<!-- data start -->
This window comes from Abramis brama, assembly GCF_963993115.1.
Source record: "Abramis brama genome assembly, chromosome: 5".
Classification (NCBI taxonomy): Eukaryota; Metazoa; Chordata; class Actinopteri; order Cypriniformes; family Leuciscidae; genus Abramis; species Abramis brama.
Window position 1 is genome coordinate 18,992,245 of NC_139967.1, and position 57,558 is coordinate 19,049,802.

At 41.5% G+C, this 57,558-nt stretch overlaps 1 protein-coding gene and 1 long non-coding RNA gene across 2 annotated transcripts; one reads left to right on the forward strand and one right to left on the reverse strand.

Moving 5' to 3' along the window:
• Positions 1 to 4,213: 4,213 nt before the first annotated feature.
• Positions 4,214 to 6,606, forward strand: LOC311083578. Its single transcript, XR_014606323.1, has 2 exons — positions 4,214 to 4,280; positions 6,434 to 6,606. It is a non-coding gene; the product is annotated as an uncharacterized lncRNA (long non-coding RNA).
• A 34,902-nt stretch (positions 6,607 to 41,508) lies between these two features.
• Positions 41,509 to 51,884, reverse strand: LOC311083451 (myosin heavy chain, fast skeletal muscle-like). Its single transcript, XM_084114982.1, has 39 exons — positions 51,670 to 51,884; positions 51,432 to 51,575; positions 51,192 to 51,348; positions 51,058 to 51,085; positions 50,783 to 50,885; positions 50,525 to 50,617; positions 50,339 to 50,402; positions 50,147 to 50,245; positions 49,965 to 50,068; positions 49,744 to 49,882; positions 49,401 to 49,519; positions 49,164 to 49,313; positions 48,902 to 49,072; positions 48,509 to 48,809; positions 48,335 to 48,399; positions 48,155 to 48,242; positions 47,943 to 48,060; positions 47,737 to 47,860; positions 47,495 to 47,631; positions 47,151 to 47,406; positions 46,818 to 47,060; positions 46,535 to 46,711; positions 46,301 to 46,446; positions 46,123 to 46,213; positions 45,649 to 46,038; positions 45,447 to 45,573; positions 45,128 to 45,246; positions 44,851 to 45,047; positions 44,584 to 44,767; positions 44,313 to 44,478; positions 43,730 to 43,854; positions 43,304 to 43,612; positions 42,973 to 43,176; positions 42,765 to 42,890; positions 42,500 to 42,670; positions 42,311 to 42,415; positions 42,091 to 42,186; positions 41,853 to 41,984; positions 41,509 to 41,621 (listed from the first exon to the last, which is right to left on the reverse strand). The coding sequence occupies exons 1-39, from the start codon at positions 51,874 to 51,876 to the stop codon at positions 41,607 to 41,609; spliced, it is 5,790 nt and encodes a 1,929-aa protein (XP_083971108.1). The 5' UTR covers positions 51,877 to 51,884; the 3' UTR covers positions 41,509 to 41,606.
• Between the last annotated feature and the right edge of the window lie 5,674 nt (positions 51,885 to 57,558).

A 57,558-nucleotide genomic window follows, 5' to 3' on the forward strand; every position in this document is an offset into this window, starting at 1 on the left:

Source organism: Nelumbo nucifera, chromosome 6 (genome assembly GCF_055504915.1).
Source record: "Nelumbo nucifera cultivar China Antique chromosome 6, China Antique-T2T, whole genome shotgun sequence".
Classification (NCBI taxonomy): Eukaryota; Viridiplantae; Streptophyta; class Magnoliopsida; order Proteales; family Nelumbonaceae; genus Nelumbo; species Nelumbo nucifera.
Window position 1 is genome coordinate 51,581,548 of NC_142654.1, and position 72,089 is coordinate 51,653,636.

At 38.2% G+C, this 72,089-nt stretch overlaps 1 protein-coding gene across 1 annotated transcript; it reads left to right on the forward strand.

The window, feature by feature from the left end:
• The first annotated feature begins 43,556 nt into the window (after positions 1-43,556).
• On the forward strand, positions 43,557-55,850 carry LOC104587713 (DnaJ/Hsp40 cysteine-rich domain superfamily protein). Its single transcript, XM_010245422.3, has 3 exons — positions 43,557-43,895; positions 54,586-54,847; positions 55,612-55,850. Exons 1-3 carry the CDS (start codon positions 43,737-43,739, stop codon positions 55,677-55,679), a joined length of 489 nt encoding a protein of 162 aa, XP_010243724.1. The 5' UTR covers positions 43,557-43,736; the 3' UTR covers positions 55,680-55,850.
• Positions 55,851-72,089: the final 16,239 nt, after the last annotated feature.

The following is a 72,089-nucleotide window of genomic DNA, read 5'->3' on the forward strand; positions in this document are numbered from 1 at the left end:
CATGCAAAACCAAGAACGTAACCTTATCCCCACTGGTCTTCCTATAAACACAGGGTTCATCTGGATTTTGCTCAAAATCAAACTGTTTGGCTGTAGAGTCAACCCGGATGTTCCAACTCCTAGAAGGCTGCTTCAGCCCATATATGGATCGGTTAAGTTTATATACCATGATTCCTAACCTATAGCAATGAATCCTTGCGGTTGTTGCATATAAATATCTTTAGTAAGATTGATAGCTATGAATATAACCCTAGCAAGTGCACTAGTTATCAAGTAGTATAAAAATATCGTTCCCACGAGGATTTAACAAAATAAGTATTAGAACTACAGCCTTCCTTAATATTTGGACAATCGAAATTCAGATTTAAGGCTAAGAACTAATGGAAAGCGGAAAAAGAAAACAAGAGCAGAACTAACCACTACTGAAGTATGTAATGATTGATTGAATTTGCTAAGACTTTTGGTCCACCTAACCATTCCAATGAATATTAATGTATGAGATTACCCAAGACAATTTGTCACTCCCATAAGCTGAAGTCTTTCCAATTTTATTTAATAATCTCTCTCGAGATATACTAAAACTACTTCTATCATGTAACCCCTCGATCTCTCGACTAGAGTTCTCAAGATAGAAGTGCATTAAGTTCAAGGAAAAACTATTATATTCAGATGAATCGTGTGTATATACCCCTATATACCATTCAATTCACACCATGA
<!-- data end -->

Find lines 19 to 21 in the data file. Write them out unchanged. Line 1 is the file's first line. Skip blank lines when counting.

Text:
• The first annotated feature begins 43,556 nt into the window (after positions 1-43,556).
• On the forward strand, positions 43,557-55,850 carry LOC104587713 (DnaJ/Hsp40 cysteine-rich domain superfamily protein). Its single transcript, XM_010245422.3, has 3 exons — positions 43,557-43,895; positions 54,586-54,847; positions 55,612-55,850. Exons 1-3 carry the CDS (start codon positions 43,737-43,739, stop codon positions 55,677-55,679), a joined length of 489 nt encoding a protein of 162 aa, XP_010243724.1. The 5' UTR covers positions 43,557-43,736; the 3' UTR covers positions 55,680-55,850.
• Positions 55,851-72,089: the final 16,239 nt, after the last annotated feature.